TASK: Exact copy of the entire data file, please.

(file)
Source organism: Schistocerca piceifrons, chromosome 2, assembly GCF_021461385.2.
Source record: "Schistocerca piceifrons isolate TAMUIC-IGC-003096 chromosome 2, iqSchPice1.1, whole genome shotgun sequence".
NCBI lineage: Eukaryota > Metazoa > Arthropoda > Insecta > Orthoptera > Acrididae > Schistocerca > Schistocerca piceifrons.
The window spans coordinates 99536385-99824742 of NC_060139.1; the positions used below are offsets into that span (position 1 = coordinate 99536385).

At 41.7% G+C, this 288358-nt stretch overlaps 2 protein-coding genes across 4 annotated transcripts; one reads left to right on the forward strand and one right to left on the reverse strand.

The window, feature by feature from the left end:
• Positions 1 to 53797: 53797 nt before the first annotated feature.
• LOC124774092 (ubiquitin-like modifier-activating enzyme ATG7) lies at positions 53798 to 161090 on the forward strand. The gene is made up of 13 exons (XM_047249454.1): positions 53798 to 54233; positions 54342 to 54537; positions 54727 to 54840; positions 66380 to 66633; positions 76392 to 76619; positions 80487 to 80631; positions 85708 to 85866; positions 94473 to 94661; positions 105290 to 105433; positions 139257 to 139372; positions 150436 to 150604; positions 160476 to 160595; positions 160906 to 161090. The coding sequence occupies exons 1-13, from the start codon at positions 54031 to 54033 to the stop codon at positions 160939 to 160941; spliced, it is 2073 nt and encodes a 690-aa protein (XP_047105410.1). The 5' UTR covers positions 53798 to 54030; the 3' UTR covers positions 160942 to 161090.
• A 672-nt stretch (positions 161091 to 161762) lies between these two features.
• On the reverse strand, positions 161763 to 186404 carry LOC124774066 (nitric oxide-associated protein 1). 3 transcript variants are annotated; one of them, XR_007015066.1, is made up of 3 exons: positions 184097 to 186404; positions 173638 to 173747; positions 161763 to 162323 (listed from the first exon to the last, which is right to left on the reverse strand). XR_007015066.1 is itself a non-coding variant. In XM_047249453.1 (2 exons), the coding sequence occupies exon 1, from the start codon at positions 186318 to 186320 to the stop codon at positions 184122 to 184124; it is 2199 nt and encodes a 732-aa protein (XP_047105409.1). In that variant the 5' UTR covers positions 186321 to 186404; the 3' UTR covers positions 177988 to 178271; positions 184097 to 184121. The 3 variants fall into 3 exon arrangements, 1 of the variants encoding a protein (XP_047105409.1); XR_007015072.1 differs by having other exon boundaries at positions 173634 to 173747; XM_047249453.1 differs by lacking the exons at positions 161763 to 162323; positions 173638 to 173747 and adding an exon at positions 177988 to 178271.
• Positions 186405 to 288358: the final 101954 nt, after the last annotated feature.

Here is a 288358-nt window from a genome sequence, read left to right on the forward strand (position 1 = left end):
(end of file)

Source organism: Schistocerca piceifrons, chromosome 2, assembly GCF_021461385.2.
Source record: "Schistocerca piceifrons isolate TAMUIC-IGC-003096 chromosome 2, iqSchPice1.1, whole genome shotgun sequence".
NCBI lineage: Eukaryota > Metazoa > Arthropoda > Insecta > Orthoptera > Acrididae > Schistocerca > Schistocerca piceifrons.
The window spans coordinates 99536385-99824742 of NC_060139.1; the positions used below are offsets into that span (position 1 = coordinate 99536385).

At 41.7% G+C, this 288358-nt stretch overlaps 2 protein-coding genes across 4 annotated transcripts; one reads left to right on the forward strand and one right to left on the reverse strand.

The window, feature by feature from the left end:
• Positions 1 to 53797: 53797 nt before the first annotated feature.
• LOC124774092 (ubiquitin-like modifier-activating enzyme ATG7) lies at positions 53798 to 161090 on the forward strand. The gene is made up of 13 exons (XM_047249454.1): positions 53798 to 54233; positions 54342 to 54537; positions 54727 to 54840; positions 66380 to 66633; positions 76392 to 76619; positions 80487 to 80631; positions 85708 to 85866; positions 94473 to 94661; positions 105290 to 105433; positions 139257 to 139372; positions 150436 to 150604; positions 160476 to 160595; positions 160906 to 161090. The coding sequence occupies exons 1-13, from the start codon at positions 54031 to 54033 to the stop codon at positions 160939 to 160941; spliced, it is 2073 nt and encodes a 690-aa protein (XP_047105410.1). The 5' UTR covers positions 53798 to 54030; the 3' UTR covers positions 160942 to 161090.
• A 672-nt stretch (positions 161091 to 161762) lies between these two features.
• On the reverse strand, positions 161763 to 186404 carry LOC124774066 (nitric oxide-associated protein 1). 3 transcript variants are annotated; one of them, XR_007015066.1, is made up of 3 exons: positions 184097 to 186404; positions 173638 to 173747; positions 161763 to 162323 (listed from the first exon to the last, which is right to left on the reverse strand). XR_007015066.1 is itself a non-coding variant. In XM_047249453.1 (2 exons), the coding sequence occupies exon 1, from the start codon at positions 186318 to 186320 to the stop codon at positions 184122 to 184124; it is 2199 nt and encodes a 732-aa protein (XP_047105409.1). In that variant the 5' UTR covers positions 186321 to 186404; the 3' UTR covers positions 177988 to 178271; positions 184097 to 184121. The 3 variants fall into 3 exon arrangements, 1 of the variants encoding a protein (XP_047105409.1); XR_007015072.1 differs by having other exon boundaries at positions 173634 to 173747; XM_047249453.1 differs by lacking the exons at positions 161763 to 162323; positions 173638 to 173747 and adding an exon at positions 177988 to 178271.
• Positions 186405 to 288358: the final 101954 nt, after the last annotated feature.

Here is a 288358-nt window from a genome sequence, read left to right on the forward strand (position 1 = left end):